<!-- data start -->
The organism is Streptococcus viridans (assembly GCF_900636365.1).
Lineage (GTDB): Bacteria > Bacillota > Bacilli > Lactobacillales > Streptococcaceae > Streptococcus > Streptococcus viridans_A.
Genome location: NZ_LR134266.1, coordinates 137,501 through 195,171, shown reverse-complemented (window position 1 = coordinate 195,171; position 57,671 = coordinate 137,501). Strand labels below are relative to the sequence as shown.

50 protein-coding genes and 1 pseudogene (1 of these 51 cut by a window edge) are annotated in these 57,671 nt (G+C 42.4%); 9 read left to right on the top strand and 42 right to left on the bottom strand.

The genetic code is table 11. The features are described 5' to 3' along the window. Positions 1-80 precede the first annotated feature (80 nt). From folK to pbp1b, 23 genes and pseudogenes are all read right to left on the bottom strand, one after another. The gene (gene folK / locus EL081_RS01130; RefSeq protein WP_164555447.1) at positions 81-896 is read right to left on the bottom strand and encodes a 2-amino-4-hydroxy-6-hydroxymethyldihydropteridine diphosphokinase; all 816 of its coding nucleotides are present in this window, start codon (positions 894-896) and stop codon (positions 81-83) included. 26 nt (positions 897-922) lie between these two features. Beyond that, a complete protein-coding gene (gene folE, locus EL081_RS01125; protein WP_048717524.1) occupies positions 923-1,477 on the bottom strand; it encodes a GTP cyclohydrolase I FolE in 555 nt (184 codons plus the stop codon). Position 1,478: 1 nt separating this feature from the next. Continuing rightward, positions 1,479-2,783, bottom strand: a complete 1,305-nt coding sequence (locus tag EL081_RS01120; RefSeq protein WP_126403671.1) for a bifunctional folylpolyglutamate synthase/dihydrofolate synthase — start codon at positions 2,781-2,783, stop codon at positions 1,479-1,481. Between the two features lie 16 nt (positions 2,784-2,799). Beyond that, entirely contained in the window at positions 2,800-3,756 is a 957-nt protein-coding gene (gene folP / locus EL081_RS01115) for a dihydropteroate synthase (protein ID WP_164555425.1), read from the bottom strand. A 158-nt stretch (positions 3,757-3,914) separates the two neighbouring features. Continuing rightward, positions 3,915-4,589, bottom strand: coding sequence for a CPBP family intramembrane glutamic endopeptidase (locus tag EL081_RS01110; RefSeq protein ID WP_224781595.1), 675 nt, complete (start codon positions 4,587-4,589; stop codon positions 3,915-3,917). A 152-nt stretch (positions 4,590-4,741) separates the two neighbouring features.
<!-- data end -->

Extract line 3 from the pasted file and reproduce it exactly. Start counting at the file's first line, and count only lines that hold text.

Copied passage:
Genome location: NZ_LR134266.1, coordinates 137,501 through 195,171, shown reverse-complemented (window position 1 = coordinate 195,171; position 57,671 = coordinate 137,501). Strand labels below are relative to the sequence as shown.